- Faitth Brooks
Adult and Adults
Read: John 20:19-31
Reflect: The phrase “doubting Thomas” is a direct reference to this story in John. Thomas did not believe the resurrected Jesus had appeared to the other disciples because he had not seen it himself. It was too much for him to believe! And can we blame him? Jesus had been crucified to death so Jesus could not be wounded and resurrected at the same time. Thomas could be our twin, standing in for us in this story. If we’re honest, have we ever wondered the same thing on an Easter morning, especially when sitting in a church beautifully festooned with fresh flowers and filled with festival music? Coming in peace, and accepting Thomas as he is with all his doubts, forgiving everyone, Jesus again appears to the disciples and lovingly invites Thomas – and us - to put hands on his wounded side. It requires Thomas to move forward to a new place of healing, mystery and transformation. Until we let go of the past with our expectations and old ways of seeing – Jesus cannot lead us into a future where we too are forgiven and loved right where he finds us and just as we are.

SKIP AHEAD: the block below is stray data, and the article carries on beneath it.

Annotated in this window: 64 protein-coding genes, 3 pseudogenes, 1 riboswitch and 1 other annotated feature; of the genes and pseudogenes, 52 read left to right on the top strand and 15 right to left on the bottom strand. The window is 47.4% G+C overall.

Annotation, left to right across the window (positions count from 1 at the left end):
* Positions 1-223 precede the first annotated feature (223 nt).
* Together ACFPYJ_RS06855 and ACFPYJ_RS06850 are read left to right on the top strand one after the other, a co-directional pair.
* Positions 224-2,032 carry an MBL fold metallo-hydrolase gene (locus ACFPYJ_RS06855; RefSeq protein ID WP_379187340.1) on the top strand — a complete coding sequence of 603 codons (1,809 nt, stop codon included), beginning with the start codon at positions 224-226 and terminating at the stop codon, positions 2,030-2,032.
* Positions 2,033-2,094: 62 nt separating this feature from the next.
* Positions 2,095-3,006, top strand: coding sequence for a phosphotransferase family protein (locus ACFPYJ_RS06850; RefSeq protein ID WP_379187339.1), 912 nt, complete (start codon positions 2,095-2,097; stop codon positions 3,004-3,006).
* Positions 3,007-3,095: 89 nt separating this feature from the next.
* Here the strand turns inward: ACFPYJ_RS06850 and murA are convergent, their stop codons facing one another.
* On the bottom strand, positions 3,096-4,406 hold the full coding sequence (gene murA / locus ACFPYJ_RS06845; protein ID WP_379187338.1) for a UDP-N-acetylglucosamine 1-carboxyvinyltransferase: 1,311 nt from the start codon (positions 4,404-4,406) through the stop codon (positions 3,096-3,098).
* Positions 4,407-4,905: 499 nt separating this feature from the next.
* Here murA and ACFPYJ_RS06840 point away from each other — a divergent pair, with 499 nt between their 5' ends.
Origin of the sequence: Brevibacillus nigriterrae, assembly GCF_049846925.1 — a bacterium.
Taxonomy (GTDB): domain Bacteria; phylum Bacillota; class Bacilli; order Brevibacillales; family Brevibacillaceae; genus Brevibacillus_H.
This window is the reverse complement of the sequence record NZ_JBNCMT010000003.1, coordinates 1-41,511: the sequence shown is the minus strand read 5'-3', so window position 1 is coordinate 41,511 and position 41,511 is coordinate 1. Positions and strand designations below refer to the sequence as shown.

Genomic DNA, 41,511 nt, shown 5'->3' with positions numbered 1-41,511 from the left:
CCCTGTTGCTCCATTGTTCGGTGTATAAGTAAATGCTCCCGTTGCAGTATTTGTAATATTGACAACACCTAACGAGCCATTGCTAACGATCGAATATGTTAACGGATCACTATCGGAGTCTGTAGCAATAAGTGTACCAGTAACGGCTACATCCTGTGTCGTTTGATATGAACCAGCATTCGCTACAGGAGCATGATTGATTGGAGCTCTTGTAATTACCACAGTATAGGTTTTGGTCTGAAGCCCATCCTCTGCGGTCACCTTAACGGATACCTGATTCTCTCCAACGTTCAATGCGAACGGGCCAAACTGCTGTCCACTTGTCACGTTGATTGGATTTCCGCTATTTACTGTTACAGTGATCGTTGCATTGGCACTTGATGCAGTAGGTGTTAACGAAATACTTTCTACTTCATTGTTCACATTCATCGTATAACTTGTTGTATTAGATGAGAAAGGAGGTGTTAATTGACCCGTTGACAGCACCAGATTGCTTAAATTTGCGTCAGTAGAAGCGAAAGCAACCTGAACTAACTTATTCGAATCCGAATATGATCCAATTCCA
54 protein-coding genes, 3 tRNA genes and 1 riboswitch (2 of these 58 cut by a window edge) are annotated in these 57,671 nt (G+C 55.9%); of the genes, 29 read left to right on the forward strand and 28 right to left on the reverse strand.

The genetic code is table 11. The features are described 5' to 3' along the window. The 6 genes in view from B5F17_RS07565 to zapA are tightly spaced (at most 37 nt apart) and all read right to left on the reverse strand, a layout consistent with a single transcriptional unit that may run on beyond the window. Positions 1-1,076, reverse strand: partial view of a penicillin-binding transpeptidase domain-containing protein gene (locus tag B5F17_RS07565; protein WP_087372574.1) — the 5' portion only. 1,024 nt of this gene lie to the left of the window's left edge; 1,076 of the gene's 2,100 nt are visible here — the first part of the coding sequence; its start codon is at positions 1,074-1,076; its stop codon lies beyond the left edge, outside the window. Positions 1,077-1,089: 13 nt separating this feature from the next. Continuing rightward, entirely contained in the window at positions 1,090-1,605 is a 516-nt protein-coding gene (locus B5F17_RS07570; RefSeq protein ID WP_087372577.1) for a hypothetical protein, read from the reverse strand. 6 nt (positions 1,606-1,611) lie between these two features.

Respond: Read the passage John 20:19-31 again. Use a concordance or study Bible to look up any words or verses for which you want additional information, clarity, or context. Reflect on the verses and see if there are one or two verses that resonate a little more deeply for you. Read these verses, or the entire passage if you like, a third time. Let its words and their meaning settle over you like clouds rolling in from the horizon. Observe what stirs deep within you. If a word or combination of words seems to pop out at you, write them down. Ponder them in your heart as you move through your day. Let your heart be open to past experiences or conclusions that you might be called to let go of. Give thanks to God for any insight of feelings you receive from this time.
- Jan Schroeder
Download a printable copy of this week's devotions HERE.